Glen Canyon was dammed in order to create Lake Powell, which generates electricity, and is a holding tank, of sorts, for Lake Mead.  Lake Mead, and other places along the Colorado River, provide water to nearly 40 million people and agriculture.

This book provides photographs of the canyon before it was lost to the depths.  Now, nature appears to be laughing at both environmentalists attempts to bring back the canyon through human effort, and those in the Bureau of Land Management to continue to exploit it. through human effort  Since 1999, when Lake Powell was last full, the area has suffered severe drought.  The canyon is emerging once more regardless of human efforts.  At times the lack has been below 30% capacity.

There is a sense of poetry and justice to all this.  Nature eventually wins - if we receive benefit or harm from this, it is entirely accidental. 

Monday, June 11, 2018

Mystery of Everett Ruess, by W. L. Rusho (Author), W.L Rusho (Editor)

Mystery of Everett Ruess, by W. L. Rusho (Author), W.L Rusho (Editor), is the first full length book about the disappearance of Ruess, a young man who wandered the dessert south-west only to disappear at the age of twenty in the Escalante region of southern Utah.

Rusho wrote this book in the 80s, so he had the benefit of interviewing people who were still alive and had know Ruess.  So, there is an immediacy to this account that is lacking in the other two books about Ruess.  

This book is a pastiche . Part narrative, part explication, part mystery drama, Rusho fills in the narrative of Ruess' life with skill.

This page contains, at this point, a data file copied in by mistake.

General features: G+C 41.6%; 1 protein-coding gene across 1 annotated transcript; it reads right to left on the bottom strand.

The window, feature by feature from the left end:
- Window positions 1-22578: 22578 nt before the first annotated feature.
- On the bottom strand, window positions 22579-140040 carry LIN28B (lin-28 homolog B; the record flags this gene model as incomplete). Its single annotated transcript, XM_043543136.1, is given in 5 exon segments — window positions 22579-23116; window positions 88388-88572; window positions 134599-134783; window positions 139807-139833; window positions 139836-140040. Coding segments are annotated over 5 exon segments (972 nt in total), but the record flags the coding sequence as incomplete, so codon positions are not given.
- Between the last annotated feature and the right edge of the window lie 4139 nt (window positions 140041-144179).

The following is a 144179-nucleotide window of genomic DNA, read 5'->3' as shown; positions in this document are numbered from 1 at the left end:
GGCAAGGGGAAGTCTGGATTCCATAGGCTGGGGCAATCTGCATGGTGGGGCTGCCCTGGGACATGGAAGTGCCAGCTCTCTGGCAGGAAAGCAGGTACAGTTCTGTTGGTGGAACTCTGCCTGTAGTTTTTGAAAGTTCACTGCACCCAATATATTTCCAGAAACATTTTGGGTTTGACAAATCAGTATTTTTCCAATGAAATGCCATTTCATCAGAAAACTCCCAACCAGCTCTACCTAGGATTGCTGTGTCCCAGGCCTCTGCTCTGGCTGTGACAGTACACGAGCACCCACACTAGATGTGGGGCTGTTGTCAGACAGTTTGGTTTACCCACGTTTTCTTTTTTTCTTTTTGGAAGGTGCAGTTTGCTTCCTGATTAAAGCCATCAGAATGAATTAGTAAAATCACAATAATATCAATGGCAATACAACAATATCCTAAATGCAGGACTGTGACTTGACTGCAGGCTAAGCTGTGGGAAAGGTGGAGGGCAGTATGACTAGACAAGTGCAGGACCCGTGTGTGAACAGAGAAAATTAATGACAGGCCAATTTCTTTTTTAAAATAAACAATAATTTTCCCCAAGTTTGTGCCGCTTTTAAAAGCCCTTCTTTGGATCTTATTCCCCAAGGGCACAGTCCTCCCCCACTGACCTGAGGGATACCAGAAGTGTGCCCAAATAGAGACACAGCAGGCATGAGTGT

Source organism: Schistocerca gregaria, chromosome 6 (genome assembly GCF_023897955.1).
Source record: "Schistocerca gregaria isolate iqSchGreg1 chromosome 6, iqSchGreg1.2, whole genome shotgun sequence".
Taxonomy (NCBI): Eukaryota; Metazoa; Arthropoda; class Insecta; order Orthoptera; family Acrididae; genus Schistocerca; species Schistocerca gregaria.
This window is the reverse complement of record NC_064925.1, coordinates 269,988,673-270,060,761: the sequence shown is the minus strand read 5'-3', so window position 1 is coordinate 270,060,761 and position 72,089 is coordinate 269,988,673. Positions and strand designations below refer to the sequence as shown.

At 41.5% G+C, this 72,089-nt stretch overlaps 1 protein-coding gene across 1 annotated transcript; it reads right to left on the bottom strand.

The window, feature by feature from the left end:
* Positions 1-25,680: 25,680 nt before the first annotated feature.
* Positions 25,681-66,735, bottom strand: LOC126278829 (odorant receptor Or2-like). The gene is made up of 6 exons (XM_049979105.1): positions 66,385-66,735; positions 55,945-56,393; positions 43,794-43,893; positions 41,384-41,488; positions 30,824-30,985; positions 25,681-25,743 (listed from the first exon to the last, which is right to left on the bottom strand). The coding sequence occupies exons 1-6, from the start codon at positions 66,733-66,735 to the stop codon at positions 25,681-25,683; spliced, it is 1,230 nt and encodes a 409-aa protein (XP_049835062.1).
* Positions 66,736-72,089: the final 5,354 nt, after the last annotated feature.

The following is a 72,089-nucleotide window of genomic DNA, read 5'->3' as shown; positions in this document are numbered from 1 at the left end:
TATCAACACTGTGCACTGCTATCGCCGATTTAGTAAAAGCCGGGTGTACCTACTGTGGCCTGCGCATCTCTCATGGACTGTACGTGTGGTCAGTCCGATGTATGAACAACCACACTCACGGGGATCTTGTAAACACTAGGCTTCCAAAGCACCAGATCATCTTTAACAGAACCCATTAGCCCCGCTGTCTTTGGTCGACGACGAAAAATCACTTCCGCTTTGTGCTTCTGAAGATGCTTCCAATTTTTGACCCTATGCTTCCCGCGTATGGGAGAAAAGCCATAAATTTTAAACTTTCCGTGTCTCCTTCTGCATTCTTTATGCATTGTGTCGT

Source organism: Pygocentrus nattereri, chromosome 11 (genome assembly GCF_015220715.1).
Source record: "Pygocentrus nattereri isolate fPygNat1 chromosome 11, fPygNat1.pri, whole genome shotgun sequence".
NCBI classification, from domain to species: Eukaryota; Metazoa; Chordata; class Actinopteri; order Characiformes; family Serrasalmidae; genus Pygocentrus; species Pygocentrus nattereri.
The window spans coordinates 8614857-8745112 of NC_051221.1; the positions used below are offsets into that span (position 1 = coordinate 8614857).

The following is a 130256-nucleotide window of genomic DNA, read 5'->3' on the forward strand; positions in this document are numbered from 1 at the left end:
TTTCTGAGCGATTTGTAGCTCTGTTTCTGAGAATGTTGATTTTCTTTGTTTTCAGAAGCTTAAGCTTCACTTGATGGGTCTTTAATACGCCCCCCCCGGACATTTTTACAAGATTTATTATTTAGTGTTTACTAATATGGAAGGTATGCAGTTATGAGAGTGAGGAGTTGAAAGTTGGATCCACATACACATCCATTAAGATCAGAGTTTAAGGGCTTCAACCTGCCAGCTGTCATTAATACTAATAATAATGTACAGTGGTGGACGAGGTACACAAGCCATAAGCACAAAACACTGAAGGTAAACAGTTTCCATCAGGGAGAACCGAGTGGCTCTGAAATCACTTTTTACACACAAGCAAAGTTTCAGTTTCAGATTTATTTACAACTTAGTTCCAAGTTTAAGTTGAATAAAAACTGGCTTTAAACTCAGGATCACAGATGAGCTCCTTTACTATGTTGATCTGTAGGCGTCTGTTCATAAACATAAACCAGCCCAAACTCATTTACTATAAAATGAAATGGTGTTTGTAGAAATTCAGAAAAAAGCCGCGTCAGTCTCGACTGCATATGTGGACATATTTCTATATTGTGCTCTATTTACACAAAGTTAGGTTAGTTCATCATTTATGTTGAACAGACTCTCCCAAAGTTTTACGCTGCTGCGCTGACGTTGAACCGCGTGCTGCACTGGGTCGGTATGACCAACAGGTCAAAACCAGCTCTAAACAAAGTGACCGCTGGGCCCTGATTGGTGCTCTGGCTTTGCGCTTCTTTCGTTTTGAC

With only three books about Ruess out there, this is a necessary read.

Friday, June 8, 2018

Resurrection: Glen Canyon and a New Vision for the American West

Davis Gulch, a side canyon to Glen Canyon

Resurrection: Glen Canyon and a New Vision for the American West by Annette McGivney (Author) and James Kay (Photographer), is a book of photos and text when an extended drought (from 2000 to 2008) occurred in northern Arizona; parts of Glen Canyon, long covered by Lake Powell and its dam, were exposed for the first time in over 30 years.

Glen Canyon has become cautionary tale for the environmental movement in the west.  In the era of big dams following WWII, Glen Canyon received scant attention from environmental advocates.  The canyon was little visited, but contained environmental and archaeological treasures.  Once it was flooded, many realized what was lost, it became a galvanizing force to save open space in the west.

But nature is asserting herself.  It looks as if the Glen Canyon dam does not need to be destroyed to restore the canyon.  The drought continues, and has exposed more previously flooded areas, which in a few years, have restored themselves.  As of this writing, Lake Powell is below 50% capacity.  Nature will have its way.

Thursday, June 7, 2018

Here in Berlin: A Novel, by Cristina Garcia

Here in Berlin: A Novel, by Cristina Garcia, is certainly a highly competent novel, with few surprises.  

Garcia’s novel is one of conversations, with an unknown author walking about Berlin, gauging the layers of this city through the tales of its often marginalized characters.  

Garcia achieves her goal; we get a long view of the city, its inhabitants, and how they have succeeded and failed in the recent history of Berlin.  Certainly a novel worth reading - even without any fireworks.

Wednesday, June 6, 2018

The Pious Ones: The World of Hasidim and Their Battles